Lack of fire suppression is one problem with the M109A7 Paladin
by ROBERT BECKHUSEN
The U.S. Army in the coming years will build hundreds of new mobile howitzers, and largely, the project has been a success. Except there will be a problem if the self-propelled howitzers catch on fire.
The Paladin M109A7 PIM — the latest in America’s line of tracked artillery pieces — has an automated fire-suppression system known as an AFES. But during survivability tests, the AFES “did not protect the entire crew compartment” and that “howitzer crews are at increased fire risk” according to a report by the Pentagon’s Inspector General released in August.
Oil, lubricants and the heating system inside the Paladins are all potential fire hazards. And for obvious reasons, there is a risk of fire if the vehicles take a big enough blow. And that’s big trouble for the crews.
The Army will deploy its first PIMs in March 2017, and the howitzers feature a host of upgrades designed for the modern battlefield. But if the problem with the AFES isn’t fixed, “PIM program officials could deploy vehicles that endanger crews.”
All of that is true. Here’s another fact — the PIM is still safer than its predecessor Paladins, which have no automated fire suppression systems at all. Crews have to trust their lives to manual fire extinguishers carried on board.
However, it’s still big deal, especially considering the kind of lethal, massed and accurate artillery fire honed by the Russian army in eastern Ukraine — and which could land on American guns in a potential conflict.
The PIM is an evolutionary — not radical — upgrade of the Paladin. Outwardly, they look similar and have the same turret, except the PIM has a modified chassis based on the M-2 Bradley Fighting Vehicle.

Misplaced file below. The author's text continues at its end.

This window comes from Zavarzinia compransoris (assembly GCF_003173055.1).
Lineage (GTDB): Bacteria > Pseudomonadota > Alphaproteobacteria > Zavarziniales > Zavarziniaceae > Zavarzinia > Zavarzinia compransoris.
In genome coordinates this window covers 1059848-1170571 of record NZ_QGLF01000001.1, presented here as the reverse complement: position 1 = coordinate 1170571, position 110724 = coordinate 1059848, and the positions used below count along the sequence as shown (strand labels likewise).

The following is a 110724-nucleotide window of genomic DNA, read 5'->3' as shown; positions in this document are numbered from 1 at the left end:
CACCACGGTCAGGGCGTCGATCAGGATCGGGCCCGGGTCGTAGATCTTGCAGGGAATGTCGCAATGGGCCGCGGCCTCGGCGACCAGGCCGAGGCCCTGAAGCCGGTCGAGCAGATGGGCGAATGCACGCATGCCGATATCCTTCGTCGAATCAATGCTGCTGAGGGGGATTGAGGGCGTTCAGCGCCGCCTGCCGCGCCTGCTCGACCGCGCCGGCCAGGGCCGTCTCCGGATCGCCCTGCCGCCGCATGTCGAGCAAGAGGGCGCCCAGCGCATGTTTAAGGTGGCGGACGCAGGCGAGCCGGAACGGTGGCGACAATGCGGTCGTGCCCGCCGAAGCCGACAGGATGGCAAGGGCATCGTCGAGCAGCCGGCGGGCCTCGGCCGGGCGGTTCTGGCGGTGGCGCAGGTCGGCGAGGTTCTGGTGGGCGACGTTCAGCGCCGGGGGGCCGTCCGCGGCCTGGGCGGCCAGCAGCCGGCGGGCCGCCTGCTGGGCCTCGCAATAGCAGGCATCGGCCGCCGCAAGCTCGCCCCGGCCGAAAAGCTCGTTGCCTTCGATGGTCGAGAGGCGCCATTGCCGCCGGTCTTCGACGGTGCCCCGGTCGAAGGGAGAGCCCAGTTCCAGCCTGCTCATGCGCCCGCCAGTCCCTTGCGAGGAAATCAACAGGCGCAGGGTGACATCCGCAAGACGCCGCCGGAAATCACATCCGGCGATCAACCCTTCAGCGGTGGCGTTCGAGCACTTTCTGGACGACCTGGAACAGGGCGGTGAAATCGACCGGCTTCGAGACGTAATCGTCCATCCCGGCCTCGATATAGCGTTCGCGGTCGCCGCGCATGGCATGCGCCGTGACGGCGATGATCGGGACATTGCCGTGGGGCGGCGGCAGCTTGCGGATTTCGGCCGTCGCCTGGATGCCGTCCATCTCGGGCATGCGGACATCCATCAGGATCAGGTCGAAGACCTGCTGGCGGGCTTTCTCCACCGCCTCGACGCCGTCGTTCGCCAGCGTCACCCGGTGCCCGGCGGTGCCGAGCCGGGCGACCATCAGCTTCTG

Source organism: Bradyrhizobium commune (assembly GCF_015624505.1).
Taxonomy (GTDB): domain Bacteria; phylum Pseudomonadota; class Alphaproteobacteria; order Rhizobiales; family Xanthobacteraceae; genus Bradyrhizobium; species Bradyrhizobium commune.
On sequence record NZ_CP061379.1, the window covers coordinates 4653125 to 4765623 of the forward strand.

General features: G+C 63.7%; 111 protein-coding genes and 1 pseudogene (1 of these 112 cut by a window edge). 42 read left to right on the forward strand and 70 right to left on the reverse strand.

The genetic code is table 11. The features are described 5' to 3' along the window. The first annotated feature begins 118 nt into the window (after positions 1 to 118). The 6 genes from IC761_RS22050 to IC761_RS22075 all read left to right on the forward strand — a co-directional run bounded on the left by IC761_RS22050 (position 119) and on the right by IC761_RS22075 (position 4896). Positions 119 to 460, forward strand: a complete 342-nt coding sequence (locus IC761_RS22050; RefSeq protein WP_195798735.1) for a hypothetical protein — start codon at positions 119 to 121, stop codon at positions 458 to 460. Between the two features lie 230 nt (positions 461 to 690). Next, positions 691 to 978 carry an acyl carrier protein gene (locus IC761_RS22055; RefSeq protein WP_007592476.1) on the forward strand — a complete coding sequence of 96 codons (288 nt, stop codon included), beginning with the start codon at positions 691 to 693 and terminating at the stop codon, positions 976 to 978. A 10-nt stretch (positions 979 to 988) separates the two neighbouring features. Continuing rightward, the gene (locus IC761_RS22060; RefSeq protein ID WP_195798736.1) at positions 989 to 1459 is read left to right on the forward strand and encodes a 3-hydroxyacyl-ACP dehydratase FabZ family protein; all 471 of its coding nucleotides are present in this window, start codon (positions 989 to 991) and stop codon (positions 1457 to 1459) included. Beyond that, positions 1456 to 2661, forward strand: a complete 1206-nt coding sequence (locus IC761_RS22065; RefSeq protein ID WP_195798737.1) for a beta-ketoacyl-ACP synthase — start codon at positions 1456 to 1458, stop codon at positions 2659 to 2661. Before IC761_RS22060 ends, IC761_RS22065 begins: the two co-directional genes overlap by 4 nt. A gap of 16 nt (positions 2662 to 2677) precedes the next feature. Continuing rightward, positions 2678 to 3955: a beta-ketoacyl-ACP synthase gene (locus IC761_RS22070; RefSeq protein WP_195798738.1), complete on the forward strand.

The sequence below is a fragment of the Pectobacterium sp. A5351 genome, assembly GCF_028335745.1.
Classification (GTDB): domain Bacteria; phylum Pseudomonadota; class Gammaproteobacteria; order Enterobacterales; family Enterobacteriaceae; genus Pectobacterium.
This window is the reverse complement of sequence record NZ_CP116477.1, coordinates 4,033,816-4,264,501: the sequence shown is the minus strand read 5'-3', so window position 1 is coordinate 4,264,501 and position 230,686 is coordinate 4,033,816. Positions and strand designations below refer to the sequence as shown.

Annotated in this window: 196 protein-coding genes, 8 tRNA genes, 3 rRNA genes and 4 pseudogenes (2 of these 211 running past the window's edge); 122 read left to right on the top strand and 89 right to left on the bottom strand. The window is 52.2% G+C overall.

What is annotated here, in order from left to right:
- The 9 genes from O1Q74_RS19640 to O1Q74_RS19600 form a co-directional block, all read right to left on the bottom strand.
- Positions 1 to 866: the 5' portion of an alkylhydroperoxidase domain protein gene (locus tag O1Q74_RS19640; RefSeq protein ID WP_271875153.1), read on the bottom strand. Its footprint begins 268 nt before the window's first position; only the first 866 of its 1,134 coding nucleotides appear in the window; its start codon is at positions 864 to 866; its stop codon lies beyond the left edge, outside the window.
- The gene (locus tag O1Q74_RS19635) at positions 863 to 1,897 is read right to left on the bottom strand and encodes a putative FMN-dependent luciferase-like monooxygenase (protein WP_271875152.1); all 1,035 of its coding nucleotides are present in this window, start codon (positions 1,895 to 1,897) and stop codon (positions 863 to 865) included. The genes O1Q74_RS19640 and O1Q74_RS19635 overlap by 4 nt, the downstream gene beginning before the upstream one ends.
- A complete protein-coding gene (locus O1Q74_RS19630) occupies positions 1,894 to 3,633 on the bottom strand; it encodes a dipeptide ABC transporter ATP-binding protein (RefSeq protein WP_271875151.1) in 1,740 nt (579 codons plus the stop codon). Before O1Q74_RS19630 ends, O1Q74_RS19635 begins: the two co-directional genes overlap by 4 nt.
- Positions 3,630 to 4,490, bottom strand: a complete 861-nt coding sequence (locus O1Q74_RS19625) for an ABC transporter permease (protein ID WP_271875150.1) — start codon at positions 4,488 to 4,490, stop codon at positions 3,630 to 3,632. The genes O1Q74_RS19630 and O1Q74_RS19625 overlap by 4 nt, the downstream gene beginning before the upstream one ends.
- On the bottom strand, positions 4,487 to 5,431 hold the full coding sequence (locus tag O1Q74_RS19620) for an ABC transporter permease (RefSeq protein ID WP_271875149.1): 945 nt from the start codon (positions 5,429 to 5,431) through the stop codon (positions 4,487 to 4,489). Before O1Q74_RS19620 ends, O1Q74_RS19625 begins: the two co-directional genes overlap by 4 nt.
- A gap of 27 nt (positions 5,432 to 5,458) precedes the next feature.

The most important upgrade is the all-electric drive system in the turret and an overhaul of the engine to give the machine a lot more horsepower.
In short, this makes the new Paladin faster, more maneuverable and much easier to work on. Speed was a big problem in the 1992 and 2003 Iraq wars, when Paladins lagged behind the Army’s faster armored vehicles. And the PIM is a better protected from mines, as the chassis rests higher off the ground.
All that extra electrical juice in the Paladin is particularly useful for future upgrades regarding the fire-control systems and communications gear — a vital element of a modern artillery exchange.
It’s a long time coming for the U.S. Army’s artillery corps, which has struggled with questions of relevance in wars on insurgents. To be sure, howitzers have played an important — but reduced — role in America’s recent conflicts.
During the 2003 invasion of Iraq, America went to war with its smallest ratio of artillery to “maneuver” forces — those troops who close and engage the enemy — since the Spanish-American War, according to Armed Forces Journal.
In Afghanistan, artillery battalions often deployed with fewer guns than they were originally intended to field — and troops often found themselves doing other jobs.